Chappaquiddick

 

            This was the event that probably determined that Ted Kennedy would never be elected President.  But the event itself is still shrouded in mystery, even after all these years.  This film manages to raise a lot of issues, but doesn't really answer any of them.

            Senator Ted Kennedy (played by Australian Jason Clarke) was 37 years old in the summer of 1969, and already the sole surviving son of the family patriarch, Joseph P. Kennedy, Sr.  The oldest brother, Joe, Jr., died in combat in World War II.  Jack, the next oldest, was assasinated while President, in 1963.  Bobby was assasinated while running for President in 1968.  Ted lived under the shadow of them all.

            On the night of July 18, 1969, Ted Kennedy was helping to throw a party for some “Boiler Room Girls”---so-called because of their passion for campaigning for Bobby Kennedy.  All of the women were single and in their 20's.  The men at the party were all much older, and all except one married.  Ted's wife, Joan, was reportedly back home under doctor's orders for bedrest (during her pregnancy).  Presumably, the young women were being recruited as possible campaigners for Ted's bid for the Presidency, perhaps in 1972.

            What's not in dispute is that sometime late that evening, Ted Kennedy and one of the “boiler room girls,” Mary Jo Kopechne (Kate Mara) were driving down a narrow dirt road and the Oldsmobile went over a bridge, and flipped upside down into a pond.  Ted Kennedy managed to escape.  Mary Jo Kopechne did not.

            What is in dispute is exactly how that happened.  Though at a party all evening, Ted Kennedy claimed not to be under the influence of alcohol.  Though in the car late at night with a young single woman (after spending much of the day alone with her), Kennedy emphasized that there was no “immoral relationship.”  Since the coroner ruled death by asphyxiation, not drowning, and the diver who brought up the body claimed that he could have rescued her had he been notified immediately, she apparently ran out of oxygen after struggling to breathe in an air pocket for some undetermined period of time.  Kennedy claimed that he tried to rescue her.  He also claimed that he wandered around in a (drunken?) daze afterwards, uncertain what to do.  He eventually made his way back to the cottage where the party was, enlisted a couple of friends to help him, and they, too, were unsuccessful in rescuing Ms. Kopechne.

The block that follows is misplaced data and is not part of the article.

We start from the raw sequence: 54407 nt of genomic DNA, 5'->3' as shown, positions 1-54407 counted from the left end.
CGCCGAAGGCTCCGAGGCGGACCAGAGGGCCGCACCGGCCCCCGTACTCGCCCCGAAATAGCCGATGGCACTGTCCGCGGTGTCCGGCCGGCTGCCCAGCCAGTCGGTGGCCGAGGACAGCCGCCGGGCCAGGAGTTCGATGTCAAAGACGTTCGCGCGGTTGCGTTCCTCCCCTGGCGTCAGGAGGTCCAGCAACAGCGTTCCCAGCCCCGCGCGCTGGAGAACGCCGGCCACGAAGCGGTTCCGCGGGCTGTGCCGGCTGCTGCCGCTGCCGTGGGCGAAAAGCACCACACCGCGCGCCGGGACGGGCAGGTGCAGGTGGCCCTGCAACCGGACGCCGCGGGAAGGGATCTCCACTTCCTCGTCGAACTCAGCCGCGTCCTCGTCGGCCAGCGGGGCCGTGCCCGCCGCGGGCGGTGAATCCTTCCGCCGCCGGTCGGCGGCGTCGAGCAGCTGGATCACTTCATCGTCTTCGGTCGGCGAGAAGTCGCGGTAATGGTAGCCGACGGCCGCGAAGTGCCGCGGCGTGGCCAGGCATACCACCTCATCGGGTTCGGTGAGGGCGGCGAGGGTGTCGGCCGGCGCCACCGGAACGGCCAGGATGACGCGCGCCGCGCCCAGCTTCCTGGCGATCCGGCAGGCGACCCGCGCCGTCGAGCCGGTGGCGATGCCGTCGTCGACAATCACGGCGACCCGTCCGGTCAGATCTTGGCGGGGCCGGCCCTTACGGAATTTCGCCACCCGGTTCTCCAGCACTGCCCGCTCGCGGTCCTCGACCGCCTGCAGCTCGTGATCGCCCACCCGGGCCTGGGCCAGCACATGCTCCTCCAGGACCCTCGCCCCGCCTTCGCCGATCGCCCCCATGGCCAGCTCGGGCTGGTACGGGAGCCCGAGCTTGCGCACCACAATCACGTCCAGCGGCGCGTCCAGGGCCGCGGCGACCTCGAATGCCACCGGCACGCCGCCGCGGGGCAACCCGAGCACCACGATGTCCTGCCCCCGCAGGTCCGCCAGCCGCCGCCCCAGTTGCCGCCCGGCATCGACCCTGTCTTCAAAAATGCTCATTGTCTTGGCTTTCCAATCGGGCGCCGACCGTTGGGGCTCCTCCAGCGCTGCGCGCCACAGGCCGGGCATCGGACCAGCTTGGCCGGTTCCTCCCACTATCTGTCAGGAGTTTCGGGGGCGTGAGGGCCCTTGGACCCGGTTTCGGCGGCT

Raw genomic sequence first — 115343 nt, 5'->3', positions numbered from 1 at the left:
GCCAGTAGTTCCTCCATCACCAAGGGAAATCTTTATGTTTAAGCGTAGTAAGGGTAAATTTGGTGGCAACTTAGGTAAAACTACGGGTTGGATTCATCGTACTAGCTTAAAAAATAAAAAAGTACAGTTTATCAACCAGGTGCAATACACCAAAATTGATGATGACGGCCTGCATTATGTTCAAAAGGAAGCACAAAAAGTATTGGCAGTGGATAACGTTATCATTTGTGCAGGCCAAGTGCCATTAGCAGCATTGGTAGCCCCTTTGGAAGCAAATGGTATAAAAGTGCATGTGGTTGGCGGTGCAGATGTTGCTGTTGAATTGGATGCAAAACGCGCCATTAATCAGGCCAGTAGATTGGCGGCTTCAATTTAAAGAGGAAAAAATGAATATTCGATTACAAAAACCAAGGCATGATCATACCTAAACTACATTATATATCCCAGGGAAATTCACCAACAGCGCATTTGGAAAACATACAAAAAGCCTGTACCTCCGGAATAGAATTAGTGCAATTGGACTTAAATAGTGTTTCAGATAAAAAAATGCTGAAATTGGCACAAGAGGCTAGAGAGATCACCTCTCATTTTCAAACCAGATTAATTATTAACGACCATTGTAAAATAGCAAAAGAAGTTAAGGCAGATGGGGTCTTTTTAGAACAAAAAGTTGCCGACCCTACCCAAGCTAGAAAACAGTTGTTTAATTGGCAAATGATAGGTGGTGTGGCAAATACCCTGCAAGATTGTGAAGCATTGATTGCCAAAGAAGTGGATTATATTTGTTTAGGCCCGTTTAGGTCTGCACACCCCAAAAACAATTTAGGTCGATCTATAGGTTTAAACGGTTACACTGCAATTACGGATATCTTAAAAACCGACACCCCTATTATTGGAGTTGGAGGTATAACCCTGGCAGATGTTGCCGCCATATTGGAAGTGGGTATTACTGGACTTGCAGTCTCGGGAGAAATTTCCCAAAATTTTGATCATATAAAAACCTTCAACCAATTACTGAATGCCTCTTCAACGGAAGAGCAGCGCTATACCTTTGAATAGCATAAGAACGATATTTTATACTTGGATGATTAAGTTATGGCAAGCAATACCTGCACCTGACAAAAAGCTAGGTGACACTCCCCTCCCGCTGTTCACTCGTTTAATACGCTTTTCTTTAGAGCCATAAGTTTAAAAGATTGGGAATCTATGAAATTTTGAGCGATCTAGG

What follows in the film is the “spin doctor” aspect of Kennedy's advisors telling him to be sure to get the body back to her home in New Jersey quickly, in order to prevent a formal inquest.  They told him to arrange for a quick judicial hearing on his crime of leaving the scene of an accident, and plead guilty.  The Kennedy-friendly judge assesses the minimum sentence, two months, and then suspends it, for a year of probation.  Kennedy then appears on national television to explain to the country how he suffered from grief, trauma, shock, and possibly a concussion, and doesn't remember most of the time that expired before he managed to notify the authorities.  The people of Massachusetts continued to elect him as their Senator until his death in 2009, when he was the second most senior Senator.  He ran for President once---in 1980, when he was defeated in the primary by incumbent Jimmy Carter, who was in turn defeated by Ronald Reagan in the general election.

            Bruce Dern's sharp-edged cameo as the aging Joe Kennedy is memorable.  Kate Mara's magnetic allure is obvious in her brief screen time.  But it's hard to like the indecisive, angst-ridden, entitled-celebrity Ted Kennedy portrayed here.  And it's not difficult to understand why America didn't elect him their President.

 

Dr. Ronald P. Salfen, DFW Film Critics Association